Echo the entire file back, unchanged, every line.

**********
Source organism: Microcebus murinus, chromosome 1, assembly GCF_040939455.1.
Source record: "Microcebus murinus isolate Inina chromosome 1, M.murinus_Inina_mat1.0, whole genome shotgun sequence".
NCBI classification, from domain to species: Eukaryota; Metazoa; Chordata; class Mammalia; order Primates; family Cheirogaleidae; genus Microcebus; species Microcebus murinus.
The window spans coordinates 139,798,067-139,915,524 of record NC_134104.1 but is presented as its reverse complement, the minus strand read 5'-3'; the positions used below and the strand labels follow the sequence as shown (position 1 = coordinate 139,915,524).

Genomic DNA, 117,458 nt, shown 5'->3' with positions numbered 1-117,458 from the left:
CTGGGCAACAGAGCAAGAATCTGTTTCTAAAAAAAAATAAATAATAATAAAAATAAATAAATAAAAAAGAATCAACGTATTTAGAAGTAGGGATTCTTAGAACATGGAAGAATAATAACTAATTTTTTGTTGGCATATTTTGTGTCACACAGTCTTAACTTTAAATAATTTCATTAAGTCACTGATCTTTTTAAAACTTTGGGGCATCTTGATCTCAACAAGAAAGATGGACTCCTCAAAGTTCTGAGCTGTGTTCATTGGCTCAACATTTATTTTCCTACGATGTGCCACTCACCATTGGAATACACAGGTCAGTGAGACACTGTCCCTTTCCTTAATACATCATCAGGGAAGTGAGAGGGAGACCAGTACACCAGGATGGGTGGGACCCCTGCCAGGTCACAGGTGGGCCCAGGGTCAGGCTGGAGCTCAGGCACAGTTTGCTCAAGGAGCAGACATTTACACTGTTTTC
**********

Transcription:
Source organism: Microcebus murinus, chromosome 1, assembly GCF_040939455.1.
Source record: "Microcebus murinus isolate Inina chromosome 1, M.murinus_Inina_mat1.0, whole genome shotgun sequence".
NCBI classification, from domain to species: Eukaryota; Metazoa; Chordata; class Mammalia; order Primates; family Cheirogaleidae; genus Microcebus; species Microcebus murinus.
The window spans coordinates 139,798,067-139,915,524 of record NC_134104.1 but is presented as its reverse complement, the minus strand read 5'-3'; the positions used below and the strand labels follow the sequence as shown (position 1 = coordinate 139,915,524).

Genomic DNA, 117,458 nt, shown 5'->3' with positions numbered 1-117,458 from the left:
CTGGGCAACAGAGCAAGAATCTGTTTCTAAAAAAAAATAAATAATAATAAAAATAAATAAATAAAAAAGAATCAACGTATTTAGAAGTAGGGATTCTTAGAACATGGAAGAATAATAACTAATTTTTTGTTGGCATATTTTGTGTCACACAGTCTTAACTTTAAATAATTTCATTAAGTCACTGATCTTTTTAAAACTTTGGGGCATCTTGATCTCAACAAGAAAGATGGACTCCTCAAAGTTCTGAGCTGTGTTCATTGGCTCAACATTTATTTTCCTACGATGTGCCACTCACCATTGGAATACACAGGTCAGTGAGACACTGTCCCTTTCCTTAATACATCATCAGGGAAGTGAGAGGGAGACCAGTACACCAGGATGGGTGGGACCCCTGCCAGGTCACAGGTGGGCCCAGGGTCAGGCTGGAGCTCAGGCACAGTTTGCTCAAGGAGCAGACATTTACACTGTTTTC